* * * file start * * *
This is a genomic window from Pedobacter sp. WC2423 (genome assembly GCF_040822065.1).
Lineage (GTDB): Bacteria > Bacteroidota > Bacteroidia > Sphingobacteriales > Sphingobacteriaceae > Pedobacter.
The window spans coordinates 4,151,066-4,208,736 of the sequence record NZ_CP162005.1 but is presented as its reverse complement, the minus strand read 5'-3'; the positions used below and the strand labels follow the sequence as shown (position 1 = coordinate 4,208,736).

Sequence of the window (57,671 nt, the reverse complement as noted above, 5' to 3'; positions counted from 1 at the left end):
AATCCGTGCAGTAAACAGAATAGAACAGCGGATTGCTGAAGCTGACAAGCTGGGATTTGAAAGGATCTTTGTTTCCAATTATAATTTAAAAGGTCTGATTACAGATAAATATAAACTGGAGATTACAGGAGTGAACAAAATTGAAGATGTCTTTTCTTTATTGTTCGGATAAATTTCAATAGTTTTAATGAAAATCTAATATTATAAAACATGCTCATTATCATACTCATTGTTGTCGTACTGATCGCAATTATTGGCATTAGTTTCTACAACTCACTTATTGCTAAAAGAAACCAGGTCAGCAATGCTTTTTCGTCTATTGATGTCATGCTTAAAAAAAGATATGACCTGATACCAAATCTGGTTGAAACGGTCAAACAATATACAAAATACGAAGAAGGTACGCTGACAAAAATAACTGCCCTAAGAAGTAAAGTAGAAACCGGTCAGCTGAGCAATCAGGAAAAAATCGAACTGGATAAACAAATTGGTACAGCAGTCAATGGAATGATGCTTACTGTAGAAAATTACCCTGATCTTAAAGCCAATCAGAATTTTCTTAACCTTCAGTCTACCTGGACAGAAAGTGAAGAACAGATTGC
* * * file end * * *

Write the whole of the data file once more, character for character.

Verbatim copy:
This is a genomic window from Pedobacter sp. WC2423 (genome assembly GCF_040822065.1).
Lineage (GTDB): Bacteria > Bacteroidota > Bacteroidia > Sphingobacteriales > Sphingobacteriaceae > Pedobacter.
The window spans coordinates 4,151,066-4,208,736 of the sequence record NZ_CP162005.1 but is presented as its reverse complement, the minus strand read 5'-3'; the positions used below and the strand labels follow the sequence as shown (position 1 = coordinate 4,208,736).

Sequence of the window (57,671 nt, the reverse complement as noted above, 5' to 3'; positions counted from 1 at the left end):
AATCCGTGCAGTAAACAGAATAGAACAGCGGATTGCTGAAGCTGACAAGCTGGGATTTGAAAGGATCTTTGTTTCCAATTATAATTTAAAAGGTCTGATTACAGATAAATATAAACTGGAGATTACAGGAGTGAACAAAATTGAAGATGTCTTTTCTTTATTGTTCGGATAAATTTCAATAGTTTTAATGAAAATCTAATATTATAAAACATGCTCATTATCATACTCATTGTTGTCGTACTGATCGCAATTATTGGCATTAGTTTCTACAACTCACTTATTGCTAAAAGAAACCAGGTCAGCAATGCTTTTTCGTCTATTGATGTCATGCTTAAAAAAAGATATGACCTGATACCAAATCTGGTTGAAACGGTCAAACAATATACAAAATACGAAGAAGGTACGCTGACAAAAATAACTGCCCTAAGAAGTAAAGTAGAAACCGGTCAGCTGAGCAATCAGGAAAAAATCGAACTGGATAAACAAATTGGTACAGCAGTCAATGGAATGATGCTTACTGTAGAAAATTACCCTGATCTTAAAGCCAATCAGAATTTTCTTAACCTTCAGTCTACCTGGACAGAAAGTGAAGAACAGATTGC